"The human mind is capable of being excited without the application of gross and violent stimulants; and he must have a very faint perception of its beauty and dignity who does not know this, and who does not further know, that one being is elevated above another, in proportion as he possesses this capability. It has therefore appeared to me, that to endeavour to produce or enlarge this capability is one of the best services in which, at any period, a Writer can be engaged; but this service, excellent at all times, is especially so at the present day. For a multitude of causes, unknown to former times, are now acting with a combined force to blunt the discriminating powers of the mind, and, unfitting it for all voluntary exertion, to reduce it to a state of almost savage torpor. The most effective of these causes are the great national events which are daily taking place, and the increasing accumulation of men in cities, where the uniformity of their occupations produces a craving for extraordinary incident, which the rapid communication of intelligence hourly gratifies. To this tendency of life and manners the literature and theatrical exhibitions of the country have conformed themselves."
The effect of Margaret Thatcher
If love is something you cherish, it is hard to glean much joy from death, even in one’s enemies.
If you behave like there’s no such thing as society, in the end there isn’t.
What is more troubling is my inability to ascertain where my own selfishness ends and her neo-liberal inculcation begins. All of us that grew up under Thatcher were taught that it is good to be selfish, that other people’s pain is not your problem, that pain is in fact a weakness and suffering is deserved and shameful. Perhaps there is resentment because the clemency and respect that are being mawkishly displayed now by some and haughtily demanded of the rest of us at the impending, solemn ceremonial funeral, are values that her government and policies sought to annihilate.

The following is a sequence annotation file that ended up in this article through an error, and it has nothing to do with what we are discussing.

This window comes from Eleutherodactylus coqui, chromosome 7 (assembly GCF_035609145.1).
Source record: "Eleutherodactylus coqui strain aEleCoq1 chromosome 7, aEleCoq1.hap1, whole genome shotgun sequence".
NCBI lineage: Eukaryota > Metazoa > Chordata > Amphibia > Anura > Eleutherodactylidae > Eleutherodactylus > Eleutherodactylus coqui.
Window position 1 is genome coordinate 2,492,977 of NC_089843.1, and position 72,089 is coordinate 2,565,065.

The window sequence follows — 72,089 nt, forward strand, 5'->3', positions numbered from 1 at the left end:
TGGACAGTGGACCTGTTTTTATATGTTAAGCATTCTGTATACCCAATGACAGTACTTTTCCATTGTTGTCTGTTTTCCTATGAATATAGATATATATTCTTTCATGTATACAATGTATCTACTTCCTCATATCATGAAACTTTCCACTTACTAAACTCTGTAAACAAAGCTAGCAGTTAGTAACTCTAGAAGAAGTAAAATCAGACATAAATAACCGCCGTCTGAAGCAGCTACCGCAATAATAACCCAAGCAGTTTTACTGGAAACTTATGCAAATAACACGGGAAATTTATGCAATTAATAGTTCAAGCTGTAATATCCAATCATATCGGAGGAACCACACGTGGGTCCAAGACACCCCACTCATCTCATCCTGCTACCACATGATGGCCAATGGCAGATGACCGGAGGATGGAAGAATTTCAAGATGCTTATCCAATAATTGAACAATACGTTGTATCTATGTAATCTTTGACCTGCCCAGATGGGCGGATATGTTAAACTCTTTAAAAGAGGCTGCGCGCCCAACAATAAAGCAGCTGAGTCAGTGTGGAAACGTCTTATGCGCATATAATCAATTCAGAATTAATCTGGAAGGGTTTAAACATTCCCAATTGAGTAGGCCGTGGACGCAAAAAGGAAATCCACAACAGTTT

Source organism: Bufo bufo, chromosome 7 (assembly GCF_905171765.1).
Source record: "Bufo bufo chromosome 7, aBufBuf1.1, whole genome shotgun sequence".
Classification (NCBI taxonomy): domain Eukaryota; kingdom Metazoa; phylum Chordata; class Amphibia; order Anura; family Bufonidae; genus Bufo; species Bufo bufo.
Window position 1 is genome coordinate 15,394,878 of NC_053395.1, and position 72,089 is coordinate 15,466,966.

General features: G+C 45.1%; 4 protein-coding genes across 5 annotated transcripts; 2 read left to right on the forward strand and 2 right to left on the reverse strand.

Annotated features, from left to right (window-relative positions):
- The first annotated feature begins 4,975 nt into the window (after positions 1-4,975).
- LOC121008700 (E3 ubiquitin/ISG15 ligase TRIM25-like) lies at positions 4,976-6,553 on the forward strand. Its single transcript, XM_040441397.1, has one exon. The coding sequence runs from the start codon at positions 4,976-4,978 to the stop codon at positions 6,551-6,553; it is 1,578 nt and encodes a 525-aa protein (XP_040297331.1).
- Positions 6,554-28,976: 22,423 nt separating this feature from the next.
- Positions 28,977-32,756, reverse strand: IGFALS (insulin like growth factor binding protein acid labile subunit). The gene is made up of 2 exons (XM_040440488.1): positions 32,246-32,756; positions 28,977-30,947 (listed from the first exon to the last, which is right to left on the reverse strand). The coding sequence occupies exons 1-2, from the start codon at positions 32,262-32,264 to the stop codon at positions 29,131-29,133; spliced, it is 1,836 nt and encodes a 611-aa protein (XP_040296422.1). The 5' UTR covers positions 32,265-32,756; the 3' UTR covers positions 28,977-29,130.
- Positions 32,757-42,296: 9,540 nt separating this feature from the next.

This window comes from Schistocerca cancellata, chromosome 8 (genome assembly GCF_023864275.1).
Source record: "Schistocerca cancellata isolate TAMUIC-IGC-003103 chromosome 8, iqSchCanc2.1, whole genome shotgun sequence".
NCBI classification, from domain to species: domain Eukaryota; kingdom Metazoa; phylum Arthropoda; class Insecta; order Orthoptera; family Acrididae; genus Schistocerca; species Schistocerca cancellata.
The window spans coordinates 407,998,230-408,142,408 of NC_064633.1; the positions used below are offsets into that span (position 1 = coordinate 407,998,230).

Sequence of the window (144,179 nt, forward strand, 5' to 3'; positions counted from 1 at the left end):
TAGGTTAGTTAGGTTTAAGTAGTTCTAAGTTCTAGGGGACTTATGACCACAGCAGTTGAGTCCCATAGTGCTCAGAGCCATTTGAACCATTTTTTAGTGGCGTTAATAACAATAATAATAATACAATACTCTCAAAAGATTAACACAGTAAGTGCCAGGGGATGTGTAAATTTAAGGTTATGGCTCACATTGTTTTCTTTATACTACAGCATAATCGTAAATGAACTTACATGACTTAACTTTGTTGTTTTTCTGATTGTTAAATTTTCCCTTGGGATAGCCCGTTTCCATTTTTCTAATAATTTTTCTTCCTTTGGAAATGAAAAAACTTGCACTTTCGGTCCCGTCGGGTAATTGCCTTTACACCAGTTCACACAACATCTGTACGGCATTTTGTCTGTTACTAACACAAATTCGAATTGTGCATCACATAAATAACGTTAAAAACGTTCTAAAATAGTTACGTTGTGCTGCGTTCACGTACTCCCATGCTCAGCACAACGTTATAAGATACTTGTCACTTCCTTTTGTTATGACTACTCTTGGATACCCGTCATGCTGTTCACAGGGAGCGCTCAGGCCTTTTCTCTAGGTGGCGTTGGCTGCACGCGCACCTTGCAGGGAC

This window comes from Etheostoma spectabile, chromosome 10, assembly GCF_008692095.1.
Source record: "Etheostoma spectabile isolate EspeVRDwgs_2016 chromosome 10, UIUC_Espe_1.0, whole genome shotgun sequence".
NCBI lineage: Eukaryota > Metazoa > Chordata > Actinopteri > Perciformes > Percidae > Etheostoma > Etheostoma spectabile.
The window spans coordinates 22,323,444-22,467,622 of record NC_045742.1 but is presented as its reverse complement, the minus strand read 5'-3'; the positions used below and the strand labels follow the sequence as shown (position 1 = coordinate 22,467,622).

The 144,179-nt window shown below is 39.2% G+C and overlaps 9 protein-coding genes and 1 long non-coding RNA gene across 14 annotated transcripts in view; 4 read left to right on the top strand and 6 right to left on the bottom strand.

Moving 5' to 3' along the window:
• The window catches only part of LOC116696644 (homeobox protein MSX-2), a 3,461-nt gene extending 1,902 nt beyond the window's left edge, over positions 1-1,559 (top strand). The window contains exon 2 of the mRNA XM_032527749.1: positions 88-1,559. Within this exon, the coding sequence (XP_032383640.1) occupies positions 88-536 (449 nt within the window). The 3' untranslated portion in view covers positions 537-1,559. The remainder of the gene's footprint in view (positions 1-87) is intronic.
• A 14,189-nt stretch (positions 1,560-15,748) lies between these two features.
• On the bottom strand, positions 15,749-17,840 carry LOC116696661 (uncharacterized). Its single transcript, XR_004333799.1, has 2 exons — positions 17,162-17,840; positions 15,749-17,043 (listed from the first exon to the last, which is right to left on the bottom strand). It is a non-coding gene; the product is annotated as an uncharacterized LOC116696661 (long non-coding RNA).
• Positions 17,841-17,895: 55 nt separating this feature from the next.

I do not yet know what effect Margaret Thatcher has had on me as an individual or on the character of our country as we continue to evolve. As a child she unnerved me but we are not children now and we are free to choose our own ethical codes and leaders that reflect them.
Russell Brand on the passing or Margaret Thatcher, via The Guardian
But the truth is that I never felt satisfied by my actions. Hatred and anger cannot heal a broken heart.
But the future of the Israeli-Palestinian peace does not depend only on politicians signing an agreement. It also depends on citizens, who can make or break any such pact. The people should lead the politicians.
In my work as a conflict resolution specialist, I have found that the majority of Israelis and Palestinians are indifferent and ineffective. Indifference is the greatest enemy to peace and justice.
The antidote to that apathy is interaction. What Israelis and Palestinians need more than anything right now is to find ways of being with each other. We need to put cracks in the walls that separate people. We need to take classes together.
I don’t know what the final agreement between Israelis and Palestinians will look like–one state, two states, or a confederation. I do know that no agreement will survive if the people from both sides don’t start a true reconciliation project.
Our division should never be between Israelis and Palestinians but rather between those who work tirelessly for peace and those who do not.
Aziz Abu Sarah for National Geographic
“Well,” Tony said. “I have a story to tell you.”
And when he had finished, my dad’s head must have been on a teacup ride.
Actually, I’m pretty sure he thought Tony was putting him on. Both Tony and my dad had long histories as practical jokers, and the jokes my dad liked best were the long cons, where you can convince people of a story that alters their reality in some small way.
by Kevin Guilfoile about his aging father, Bill Guilfoile
"All men think all men mortal, but themselves."